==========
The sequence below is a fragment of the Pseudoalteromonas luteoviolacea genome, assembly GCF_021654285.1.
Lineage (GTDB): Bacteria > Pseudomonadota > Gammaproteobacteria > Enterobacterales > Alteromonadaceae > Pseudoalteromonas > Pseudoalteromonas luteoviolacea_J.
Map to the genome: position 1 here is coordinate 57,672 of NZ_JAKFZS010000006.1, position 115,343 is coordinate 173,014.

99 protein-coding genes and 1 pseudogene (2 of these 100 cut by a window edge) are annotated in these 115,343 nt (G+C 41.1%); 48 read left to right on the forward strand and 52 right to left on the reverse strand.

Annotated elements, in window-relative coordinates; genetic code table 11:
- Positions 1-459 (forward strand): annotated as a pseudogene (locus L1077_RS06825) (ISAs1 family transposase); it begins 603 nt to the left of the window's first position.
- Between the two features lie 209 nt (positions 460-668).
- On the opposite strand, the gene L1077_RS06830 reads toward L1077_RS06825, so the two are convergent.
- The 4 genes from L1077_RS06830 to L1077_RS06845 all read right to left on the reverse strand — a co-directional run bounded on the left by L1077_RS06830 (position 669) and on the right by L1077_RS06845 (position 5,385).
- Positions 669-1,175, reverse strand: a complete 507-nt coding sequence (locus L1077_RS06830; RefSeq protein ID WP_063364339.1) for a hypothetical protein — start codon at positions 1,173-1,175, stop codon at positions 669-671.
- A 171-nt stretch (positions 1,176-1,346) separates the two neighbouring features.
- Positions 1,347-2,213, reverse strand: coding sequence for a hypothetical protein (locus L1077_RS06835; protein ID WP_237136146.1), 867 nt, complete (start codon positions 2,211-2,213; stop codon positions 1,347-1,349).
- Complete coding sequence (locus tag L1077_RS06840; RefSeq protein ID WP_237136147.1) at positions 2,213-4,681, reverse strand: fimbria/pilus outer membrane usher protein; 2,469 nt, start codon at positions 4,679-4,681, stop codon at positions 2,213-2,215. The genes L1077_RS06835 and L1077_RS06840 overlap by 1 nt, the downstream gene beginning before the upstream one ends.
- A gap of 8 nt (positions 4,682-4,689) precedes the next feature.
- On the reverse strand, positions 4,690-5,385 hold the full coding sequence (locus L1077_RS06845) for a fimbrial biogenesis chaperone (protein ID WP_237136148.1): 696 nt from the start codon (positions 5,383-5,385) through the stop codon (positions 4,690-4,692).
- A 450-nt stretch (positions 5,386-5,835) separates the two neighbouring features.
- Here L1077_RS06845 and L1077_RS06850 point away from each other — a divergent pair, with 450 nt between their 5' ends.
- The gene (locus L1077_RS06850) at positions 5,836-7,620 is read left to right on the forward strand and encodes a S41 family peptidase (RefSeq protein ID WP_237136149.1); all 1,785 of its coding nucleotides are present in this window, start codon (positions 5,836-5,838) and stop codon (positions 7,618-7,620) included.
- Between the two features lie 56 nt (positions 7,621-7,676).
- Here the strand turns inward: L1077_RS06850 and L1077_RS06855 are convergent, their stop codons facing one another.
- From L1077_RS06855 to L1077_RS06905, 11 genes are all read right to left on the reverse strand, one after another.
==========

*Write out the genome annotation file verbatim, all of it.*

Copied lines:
The sequence below is a fragment of the Pseudoalteromonas luteoviolacea genome, assembly GCF_021654285.1.
Lineage (GTDB): Bacteria > Pseudomonadota > Gammaproteobacteria > Enterobacterales > Alteromonadaceae > Pseudoalteromonas > Pseudoalteromonas luteoviolacea_J.
Map to the genome: position 1 here is coordinate 57,672 of NZ_JAKFZS010000006.1, position 115,343 is coordinate 173,014.

99 protein-coding genes and 1 pseudogene (2 of these 100 cut by a window edge) are annotated in these 115,343 nt (G+C 41.1%); 48 read left to right on the forward strand and 52 right to left on the reverse strand.

Annotated elements, in window-relative coordinates; genetic code table 11:
- Positions 1-459 (forward strand): annotated as a pseudogene (locus L1077_RS06825) (ISAs1 family transposase); it begins 603 nt to the left of the window's first position.
- Between the two features lie 209 nt (positions 460-668).
- On the opposite strand, the gene L1077_RS06830 reads toward L1077_RS06825, so the two are convergent.
- The 4 genes from L1077_RS06830 to L1077_RS06845 all read right to left on the reverse strand — a co-directional run bounded on the left by L1077_RS06830 (position 669) and on the right by L1077_RS06845 (position 5,385).
- Positions 669-1,175, reverse strand: a complete 507-nt coding sequence (locus L1077_RS06830; RefSeq protein ID WP_063364339.1) for a hypothetical protein — start codon at positions 1,173-1,175, stop codon at positions 669-671.
- A 171-nt stretch (positions 1,176-1,346) separates the two neighbouring features.
- Positions 1,347-2,213, reverse strand: coding sequence for a hypothetical protein (locus L1077_RS06835; protein ID WP_237136146.1), 867 nt, complete (start codon positions 2,211-2,213; stop codon positions 1,347-1,349).
- Complete coding sequence (locus tag L1077_RS06840; RefSeq protein ID WP_237136147.1) at positions 2,213-4,681, reverse strand: fimbria/pilus outer membrane usher protein; 2,469 nt, start codon at positions 4,679-4,681, stop codon at positions 2,213-2,215. The genes L1077_RS06835 and L1077_RS06840 overlap by 1 nt, the downstream gene beginning before the upstream one ends.
- A gap of 8 nt (positions 4,682-4,689) precedes the next feature.
- On the reverse strand, positions 4,690-5,385 hold the full coding sequence (locus L1077_RS06845) for a fimbrial biogenesis chaperone (protein ID WP_237136148.1): 696 nt from the start codon (positions 5,383-5,385) through the stop codon (positions 4,690-4,692).
- A 450-nt stretch (positions 5,386-5,835) separates the two neighbouring features.
- Here L1077_RS06845 and L1077_RS06850 point away from each other — a divergent pair, with 450 nt between their 5' ends.
- The gene (locus L1077_RS06850) at positions 5,836-7,620 is read left to right on the forward strand and encodes a S41 family peptidase (RefSeq protein ID WP_237136149.1); all 1,785 of its coding nucleotides are present in this window, start codon (positions 5,836-5,838) and stop codon (positions 7,618-7,620) included.
- Between the two features lie 56 nt (positions 7,621-7,676).
- Here the strand turns inward: L1077_RS06850 and L1077_RS06855 are convergent, their stop codons facing one another.
- From L1077_RS06855 to L1077_RS06905, 11 genes are all read right to left on the reverse strand, one after another.